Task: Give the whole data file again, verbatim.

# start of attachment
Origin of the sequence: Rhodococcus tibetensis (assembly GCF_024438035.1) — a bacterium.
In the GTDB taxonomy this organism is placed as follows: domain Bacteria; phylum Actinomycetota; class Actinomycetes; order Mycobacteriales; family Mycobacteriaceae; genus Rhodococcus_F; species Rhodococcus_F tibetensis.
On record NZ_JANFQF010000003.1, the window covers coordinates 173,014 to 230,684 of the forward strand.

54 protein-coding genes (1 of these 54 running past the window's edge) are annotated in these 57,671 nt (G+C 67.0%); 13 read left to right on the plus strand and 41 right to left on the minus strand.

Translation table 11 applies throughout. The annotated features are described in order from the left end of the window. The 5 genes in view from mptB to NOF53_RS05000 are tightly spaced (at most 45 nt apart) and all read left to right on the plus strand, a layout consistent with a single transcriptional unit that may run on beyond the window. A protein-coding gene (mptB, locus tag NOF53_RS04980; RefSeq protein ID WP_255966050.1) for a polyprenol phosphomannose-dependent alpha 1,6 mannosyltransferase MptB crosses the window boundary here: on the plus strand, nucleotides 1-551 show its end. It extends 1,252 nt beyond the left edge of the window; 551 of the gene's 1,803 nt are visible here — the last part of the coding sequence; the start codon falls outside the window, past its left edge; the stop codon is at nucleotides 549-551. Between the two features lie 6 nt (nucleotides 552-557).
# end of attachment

Origin of the sequence: Rhodococcus tibetensis (assembly GCF_024438035.1) — a bacterium.
In the GTDB taxonomy this organism is placed as follows: domain Bacteria; phylum Actinomycetota; class Actinomycetes; order Mycobacteriales; family Mycobacteriaceae; genus Rhodococcus_F; species Rhodococcus_F tibetensis.
On record NZ_JANFQF010000003.1, the window covers coordinates 173,014 to 230,684 of the forward strand.

54 protein-coding genes (1 of these 54 running past the window's edge) are annotated in these 57,671 nt (G+C 67.0%); 13 read left to right on the plus strand and 41 right to left on the minus strand.

Translation table 11 applies throughout. The annotated features are described in order from the left end of the window. The 5 genes in view from mptB to NOF53_RS05000 are tightly spaced (at most 45 nt apart) and all read left to right on the plus strand, a layout consistent with a single transcriptional unit that may run on beyond the window. A protein-coding gene (mptB, locus tag NOF53_RS04980; RefSeq protein ID WP_255966050.1) for a polyprenol phosphomannose-dependent alpha 1,6 mannosyltransferase MptB crosses the window boundary here: on the plus strand, nucleotides 1-551 show its end. It extends 1,252 nt beyond the left edge of the window; 551 of the gene's 1,803 nt are visible here — the last part of the coding sequence; the start codon falls outside the window, past its left edge; the stop codon is at nucleotides 549-551. Between the two features lie 6 nt (nucleotides 552-557).